The Old Janeway Hostel in Pleasantville
Pleasantville, St. John's
Date Last Modified: November 14, 2015
The Janeway Children's Health and Rehabilitation Centre is a children's hospital currently located in the Health Sciences centre in St. John's. Every year it helps an uncountable number of children and infants who suffer from serious health conditions get better and continue a healthy lifestyle. The facility was founded in 1966 and was originally named the Dr. Charles Alderson Janeway Child Health Centre after Charles Alderson Janeway who was credited for his immense help in establishing the hospital. The centre was originally located in the old US Military Base Hospital at Fort Pepperell on the North side of Quidi Vidi Lake.
The hospital however did not contain enough room to house the parents of children admitted to the hospital. No hotels were located near the building and, hotel and travelling prices often caused many troubles for visiting parents who needed to be close to their children. Because of this in 1982 the St. Johns Northwest Rotary Club raised 2.5 million dollars to build the Rotary-Janeway Hostel located just across the street from the hosipital. The hostel provided parents and families with a cheap and close place to stay.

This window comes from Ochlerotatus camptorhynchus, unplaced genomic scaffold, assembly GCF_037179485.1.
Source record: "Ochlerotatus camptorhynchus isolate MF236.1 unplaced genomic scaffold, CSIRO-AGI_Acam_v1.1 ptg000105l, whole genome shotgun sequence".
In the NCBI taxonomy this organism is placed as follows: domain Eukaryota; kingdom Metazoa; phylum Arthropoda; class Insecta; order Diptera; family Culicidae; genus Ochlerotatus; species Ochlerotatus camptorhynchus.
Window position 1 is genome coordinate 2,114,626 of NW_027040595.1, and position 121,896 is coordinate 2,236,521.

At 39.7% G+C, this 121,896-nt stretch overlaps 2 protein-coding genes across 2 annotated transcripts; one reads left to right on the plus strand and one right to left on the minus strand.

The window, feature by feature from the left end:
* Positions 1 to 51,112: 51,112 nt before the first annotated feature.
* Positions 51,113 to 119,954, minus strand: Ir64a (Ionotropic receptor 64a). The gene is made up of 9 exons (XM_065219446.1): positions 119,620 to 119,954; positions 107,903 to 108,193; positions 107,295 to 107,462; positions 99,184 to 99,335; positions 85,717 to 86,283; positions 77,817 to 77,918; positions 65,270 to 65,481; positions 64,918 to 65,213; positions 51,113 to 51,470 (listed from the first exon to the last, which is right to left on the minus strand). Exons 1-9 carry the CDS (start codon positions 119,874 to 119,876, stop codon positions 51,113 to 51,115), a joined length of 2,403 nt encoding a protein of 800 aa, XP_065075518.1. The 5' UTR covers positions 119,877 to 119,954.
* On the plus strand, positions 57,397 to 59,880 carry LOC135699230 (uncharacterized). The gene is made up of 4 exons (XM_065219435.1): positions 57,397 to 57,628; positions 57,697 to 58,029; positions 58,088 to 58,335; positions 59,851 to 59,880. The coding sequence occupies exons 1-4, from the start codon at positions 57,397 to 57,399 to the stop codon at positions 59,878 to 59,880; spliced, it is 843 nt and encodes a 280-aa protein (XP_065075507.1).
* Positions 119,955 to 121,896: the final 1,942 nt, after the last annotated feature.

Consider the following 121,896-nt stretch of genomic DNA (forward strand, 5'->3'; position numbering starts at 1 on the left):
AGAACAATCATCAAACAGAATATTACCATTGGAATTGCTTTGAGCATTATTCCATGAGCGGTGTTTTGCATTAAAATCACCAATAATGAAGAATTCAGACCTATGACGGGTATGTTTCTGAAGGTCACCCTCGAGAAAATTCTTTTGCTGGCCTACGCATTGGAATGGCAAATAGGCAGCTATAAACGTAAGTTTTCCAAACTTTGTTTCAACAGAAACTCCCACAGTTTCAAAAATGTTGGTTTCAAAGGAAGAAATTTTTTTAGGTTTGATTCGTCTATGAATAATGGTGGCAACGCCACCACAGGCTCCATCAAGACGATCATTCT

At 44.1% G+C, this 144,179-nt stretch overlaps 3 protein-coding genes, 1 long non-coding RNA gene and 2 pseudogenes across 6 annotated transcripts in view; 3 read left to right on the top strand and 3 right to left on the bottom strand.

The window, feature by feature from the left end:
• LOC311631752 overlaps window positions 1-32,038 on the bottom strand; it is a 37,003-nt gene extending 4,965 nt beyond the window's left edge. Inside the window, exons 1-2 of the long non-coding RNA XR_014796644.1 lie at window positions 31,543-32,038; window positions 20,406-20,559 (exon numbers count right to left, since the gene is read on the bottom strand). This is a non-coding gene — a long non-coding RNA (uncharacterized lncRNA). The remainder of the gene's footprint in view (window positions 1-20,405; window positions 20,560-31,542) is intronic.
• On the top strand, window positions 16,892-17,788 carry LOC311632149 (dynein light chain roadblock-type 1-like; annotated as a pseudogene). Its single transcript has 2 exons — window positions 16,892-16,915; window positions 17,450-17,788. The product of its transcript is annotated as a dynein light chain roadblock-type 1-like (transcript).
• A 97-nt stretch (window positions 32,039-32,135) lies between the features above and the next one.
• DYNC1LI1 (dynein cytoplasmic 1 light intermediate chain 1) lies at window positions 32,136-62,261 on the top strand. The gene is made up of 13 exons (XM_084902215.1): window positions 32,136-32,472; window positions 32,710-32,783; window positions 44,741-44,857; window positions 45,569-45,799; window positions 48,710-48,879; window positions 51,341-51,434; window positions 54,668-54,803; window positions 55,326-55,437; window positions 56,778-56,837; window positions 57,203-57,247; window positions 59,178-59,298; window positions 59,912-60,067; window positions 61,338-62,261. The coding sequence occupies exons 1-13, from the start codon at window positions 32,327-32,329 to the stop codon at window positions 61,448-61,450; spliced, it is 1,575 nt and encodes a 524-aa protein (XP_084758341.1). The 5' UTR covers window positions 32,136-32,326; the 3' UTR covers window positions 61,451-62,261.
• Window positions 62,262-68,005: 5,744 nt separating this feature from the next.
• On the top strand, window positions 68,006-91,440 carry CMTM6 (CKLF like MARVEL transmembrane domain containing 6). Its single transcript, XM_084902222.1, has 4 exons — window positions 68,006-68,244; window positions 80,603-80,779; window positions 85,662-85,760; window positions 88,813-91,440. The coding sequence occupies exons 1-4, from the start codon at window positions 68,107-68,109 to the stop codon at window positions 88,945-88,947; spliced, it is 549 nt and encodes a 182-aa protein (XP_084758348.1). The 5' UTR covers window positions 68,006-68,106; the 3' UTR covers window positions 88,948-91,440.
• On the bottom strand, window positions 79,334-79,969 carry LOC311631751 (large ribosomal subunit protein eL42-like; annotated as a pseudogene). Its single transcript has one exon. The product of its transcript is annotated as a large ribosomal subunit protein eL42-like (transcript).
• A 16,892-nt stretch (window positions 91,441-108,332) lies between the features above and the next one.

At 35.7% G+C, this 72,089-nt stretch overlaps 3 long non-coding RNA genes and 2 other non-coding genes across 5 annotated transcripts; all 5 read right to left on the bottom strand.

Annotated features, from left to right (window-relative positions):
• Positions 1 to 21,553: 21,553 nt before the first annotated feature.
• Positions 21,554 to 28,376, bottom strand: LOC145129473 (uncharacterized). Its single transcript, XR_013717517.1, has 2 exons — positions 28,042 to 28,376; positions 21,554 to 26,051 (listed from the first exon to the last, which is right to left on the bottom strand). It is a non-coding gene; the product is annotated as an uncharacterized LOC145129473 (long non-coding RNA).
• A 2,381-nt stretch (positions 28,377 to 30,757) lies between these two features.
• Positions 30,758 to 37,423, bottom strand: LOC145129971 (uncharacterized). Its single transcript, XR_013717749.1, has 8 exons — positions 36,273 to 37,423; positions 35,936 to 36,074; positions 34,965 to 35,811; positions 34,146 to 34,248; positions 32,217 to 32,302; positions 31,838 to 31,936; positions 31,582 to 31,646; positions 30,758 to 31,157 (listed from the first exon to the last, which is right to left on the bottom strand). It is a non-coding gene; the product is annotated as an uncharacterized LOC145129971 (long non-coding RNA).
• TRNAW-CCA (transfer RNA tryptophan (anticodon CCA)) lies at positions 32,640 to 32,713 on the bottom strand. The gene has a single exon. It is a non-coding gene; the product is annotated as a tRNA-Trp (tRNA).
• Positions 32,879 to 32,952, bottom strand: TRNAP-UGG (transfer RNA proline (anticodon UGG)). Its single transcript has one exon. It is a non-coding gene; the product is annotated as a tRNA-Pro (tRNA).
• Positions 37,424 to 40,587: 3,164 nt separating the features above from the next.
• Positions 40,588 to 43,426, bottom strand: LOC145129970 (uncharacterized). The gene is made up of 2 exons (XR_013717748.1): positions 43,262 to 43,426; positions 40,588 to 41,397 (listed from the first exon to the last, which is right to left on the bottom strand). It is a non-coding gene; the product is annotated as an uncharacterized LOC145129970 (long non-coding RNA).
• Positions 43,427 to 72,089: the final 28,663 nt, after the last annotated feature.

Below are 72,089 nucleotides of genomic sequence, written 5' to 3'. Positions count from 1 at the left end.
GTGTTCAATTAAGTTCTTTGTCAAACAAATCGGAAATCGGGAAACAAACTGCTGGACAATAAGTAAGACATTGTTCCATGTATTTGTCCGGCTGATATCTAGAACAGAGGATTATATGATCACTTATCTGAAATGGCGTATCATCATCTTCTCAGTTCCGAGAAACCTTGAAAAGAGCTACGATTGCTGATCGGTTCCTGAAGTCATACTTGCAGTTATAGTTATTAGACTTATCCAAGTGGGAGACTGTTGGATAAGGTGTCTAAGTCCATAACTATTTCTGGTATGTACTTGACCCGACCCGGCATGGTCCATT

Parents and family members staying at the hostel only had to pay $32 dollars a night for a room and could check in 24 hours a day, 7 days a week.
When the new Janeway Centre (renamed Janeway Children's Health and Rehabilitation Centre) opened in the Health Sciences Centre in 2001 the hostel was abandoned in the area known as Pleasantville. A new hostel was built inside the health science to continue helping families remain close to their sick love ones.
The layout of the building consisted of a large atrium with two long hallways extending out each side, known as wings A and B. The building had a canteen, check in office, laundry rooms, daycare, etc. Today the building is closed but its importance can still be felt. For 35 years the building helped loved ones stay close to their children and in turn helped thousands of children stay happy and comforted during their process of getting better. Something that makes the building truly priceless.
The building is no longer accessible and is closed off to the public.